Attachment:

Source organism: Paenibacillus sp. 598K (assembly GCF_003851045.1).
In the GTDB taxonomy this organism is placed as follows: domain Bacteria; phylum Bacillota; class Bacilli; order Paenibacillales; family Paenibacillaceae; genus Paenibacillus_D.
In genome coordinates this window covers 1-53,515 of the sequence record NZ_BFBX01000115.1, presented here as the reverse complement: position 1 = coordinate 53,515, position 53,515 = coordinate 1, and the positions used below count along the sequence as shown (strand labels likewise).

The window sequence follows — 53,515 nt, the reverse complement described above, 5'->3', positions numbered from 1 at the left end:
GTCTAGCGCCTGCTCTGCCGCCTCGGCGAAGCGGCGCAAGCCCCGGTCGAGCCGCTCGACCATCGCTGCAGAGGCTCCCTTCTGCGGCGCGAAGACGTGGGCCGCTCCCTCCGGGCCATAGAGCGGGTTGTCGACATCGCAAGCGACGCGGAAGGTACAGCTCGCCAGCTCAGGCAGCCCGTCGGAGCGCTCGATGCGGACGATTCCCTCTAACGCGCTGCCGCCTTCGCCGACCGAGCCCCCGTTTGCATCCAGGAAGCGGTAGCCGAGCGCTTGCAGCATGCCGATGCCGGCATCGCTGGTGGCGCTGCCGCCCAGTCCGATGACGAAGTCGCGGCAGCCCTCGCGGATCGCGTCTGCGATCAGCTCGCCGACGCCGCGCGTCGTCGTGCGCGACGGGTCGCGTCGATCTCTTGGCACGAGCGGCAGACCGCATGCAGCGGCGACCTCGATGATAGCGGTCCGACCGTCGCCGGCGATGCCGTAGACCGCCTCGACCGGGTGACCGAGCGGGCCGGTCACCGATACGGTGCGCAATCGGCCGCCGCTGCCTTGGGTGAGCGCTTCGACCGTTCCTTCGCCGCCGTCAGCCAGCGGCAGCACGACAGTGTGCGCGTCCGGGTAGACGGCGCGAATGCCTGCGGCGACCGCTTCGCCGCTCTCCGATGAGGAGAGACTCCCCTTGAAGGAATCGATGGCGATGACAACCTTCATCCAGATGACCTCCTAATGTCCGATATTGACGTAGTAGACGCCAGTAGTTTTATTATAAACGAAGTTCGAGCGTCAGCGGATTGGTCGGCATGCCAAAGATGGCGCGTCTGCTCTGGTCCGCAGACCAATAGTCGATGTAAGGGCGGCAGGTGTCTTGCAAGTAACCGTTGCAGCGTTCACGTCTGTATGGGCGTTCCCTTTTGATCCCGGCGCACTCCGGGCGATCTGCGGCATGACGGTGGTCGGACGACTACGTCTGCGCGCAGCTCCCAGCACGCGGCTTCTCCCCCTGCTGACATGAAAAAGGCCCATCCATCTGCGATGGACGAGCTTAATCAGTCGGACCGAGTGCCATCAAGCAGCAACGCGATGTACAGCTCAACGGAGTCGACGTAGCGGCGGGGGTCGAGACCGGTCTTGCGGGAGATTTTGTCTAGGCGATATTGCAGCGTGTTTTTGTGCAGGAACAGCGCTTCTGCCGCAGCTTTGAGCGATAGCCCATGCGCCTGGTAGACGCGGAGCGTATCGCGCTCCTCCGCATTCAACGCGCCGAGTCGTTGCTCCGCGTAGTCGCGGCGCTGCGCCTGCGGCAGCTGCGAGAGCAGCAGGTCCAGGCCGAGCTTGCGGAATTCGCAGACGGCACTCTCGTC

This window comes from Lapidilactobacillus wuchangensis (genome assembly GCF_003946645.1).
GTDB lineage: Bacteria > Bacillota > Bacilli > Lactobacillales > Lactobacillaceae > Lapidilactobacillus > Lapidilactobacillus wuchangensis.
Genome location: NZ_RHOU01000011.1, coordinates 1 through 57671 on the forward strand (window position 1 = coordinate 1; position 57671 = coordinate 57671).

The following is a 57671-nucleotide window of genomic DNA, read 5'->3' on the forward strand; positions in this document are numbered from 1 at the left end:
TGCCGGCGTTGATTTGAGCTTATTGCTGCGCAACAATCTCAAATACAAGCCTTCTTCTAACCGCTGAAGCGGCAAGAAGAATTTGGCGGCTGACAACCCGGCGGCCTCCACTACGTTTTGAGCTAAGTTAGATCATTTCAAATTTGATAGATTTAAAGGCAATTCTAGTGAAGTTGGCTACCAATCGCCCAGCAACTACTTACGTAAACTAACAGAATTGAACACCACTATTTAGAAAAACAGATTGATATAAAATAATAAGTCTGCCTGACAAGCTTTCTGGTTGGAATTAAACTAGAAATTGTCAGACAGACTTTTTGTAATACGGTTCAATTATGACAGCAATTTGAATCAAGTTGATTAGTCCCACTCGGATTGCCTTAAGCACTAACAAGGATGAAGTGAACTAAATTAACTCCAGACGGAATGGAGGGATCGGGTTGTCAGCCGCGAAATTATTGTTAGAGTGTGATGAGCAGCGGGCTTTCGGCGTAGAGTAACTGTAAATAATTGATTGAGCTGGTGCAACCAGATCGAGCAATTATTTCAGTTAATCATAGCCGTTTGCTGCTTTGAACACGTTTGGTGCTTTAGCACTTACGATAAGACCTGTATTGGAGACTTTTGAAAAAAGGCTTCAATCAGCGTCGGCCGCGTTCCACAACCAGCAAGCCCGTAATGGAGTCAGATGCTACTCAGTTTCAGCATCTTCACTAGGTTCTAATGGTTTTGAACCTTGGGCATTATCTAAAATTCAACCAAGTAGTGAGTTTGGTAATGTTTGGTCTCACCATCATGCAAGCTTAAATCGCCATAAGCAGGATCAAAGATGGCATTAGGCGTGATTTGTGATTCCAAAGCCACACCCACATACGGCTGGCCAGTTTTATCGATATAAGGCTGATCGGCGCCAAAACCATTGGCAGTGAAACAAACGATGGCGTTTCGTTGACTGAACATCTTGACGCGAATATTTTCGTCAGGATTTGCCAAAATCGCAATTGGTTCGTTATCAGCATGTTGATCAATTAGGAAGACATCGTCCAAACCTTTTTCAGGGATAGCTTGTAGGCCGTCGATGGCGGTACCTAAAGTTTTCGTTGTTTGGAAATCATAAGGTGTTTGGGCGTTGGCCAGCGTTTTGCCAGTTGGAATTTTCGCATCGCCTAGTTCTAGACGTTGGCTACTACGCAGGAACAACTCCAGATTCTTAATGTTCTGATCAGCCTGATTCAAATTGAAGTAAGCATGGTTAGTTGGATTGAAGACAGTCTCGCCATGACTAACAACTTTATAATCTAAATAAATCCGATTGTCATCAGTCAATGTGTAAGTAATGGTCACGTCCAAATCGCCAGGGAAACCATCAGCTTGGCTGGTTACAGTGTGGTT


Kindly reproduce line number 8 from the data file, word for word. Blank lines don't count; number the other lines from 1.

Genome location: NZ_RHOU01000011.1, coordinates 1 through 57671 on the forward strand (window position 1 = coordinate 1; position 57671 = coordinate 57671).